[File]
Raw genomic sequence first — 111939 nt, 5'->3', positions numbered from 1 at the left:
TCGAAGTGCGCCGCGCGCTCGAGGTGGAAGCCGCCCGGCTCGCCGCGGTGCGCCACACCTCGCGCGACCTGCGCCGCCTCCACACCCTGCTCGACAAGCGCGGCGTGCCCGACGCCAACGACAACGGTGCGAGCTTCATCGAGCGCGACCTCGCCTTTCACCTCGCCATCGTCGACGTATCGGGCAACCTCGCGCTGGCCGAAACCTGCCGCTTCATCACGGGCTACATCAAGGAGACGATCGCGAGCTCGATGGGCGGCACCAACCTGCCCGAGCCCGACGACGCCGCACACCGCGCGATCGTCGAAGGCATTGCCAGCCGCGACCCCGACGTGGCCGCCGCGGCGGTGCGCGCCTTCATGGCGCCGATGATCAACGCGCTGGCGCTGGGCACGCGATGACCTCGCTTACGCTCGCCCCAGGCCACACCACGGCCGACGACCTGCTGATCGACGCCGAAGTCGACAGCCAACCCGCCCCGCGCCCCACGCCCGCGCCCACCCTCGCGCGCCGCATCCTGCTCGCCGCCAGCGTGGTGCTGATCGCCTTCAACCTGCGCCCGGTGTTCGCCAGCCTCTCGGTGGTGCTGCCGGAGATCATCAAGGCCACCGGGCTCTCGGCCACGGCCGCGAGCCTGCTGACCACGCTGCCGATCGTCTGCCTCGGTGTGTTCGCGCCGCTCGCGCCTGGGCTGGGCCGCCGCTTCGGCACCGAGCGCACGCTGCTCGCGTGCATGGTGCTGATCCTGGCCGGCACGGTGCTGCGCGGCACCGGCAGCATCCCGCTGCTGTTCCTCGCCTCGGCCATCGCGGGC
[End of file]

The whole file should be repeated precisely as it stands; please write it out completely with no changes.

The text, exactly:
Raw genomic sequence first — 111939 nt, 5'->3', positions numbered from 1 at the left:
TCGAAGTGCGCCGCGCGCTCGAGGTGGAAGCCGCCCGGCTCGCCGCGGTGCGCCACACCTCGCGCGACCTGCGCCGCCTCCACACCCTGCTCGACAAGCGCGGCGTGCCCGACGCCAACGACAACGGTGCGAGCTTCATCGAGCGCGACCTCGCCTTTCACCTCGCCATCGTCGACGTATCGGGCAACCTCGCGCTGGCCGAAACCTGCCGCTTCATCACGGGCTACATCAAGGAGACGATCGCGAGCTCGATGGGCGGCACCAACCTGCCCGAGCCCGACGACGCCGCACACCGCGCGATCGTCGAAGGCATTGCCAGCCGCGACCCCGACGTGGCCGCCGCGGCGGTGCGCGCCTTCATGGCGCCGATGATCAACGCGCTGGCGCTGGGCACGCGATGACCTCGCTTACGCTCGCCCCAGGCCACACCACGGCCGACGACCTGCTGATCGACGCCGAAGTCGACAGCCAACCCGCCCCGCGCCCCACGCCCGCGCCCACCCTCGCGCGCCGCATCCTGCTCGCCGCCAGCGTGGTGCTGATCGCCTTCAACCTGCGCCCGGTGTTCGCCAGCCTCTCGGTGGTGCTGCCGGAGATCATCAAGGCCACCGGGCTCTCGGCCACGGCCGCGAGCCTGCTGACCACGCTGCCGATCGTCTGCCTCGGTGTGTTCGCGCCGCTCGCGCCTGGGCTGGGCCGCCGCTTCGGCACCGAGCGCACGCTGCTCGCGTGCATGGTGCTGATCCTGGCCGGCACGGTGCTGCGCGGCACCGGCAGCATCCCGCTGCTGTTCCTCGCCTCGGCCATCGCGGGC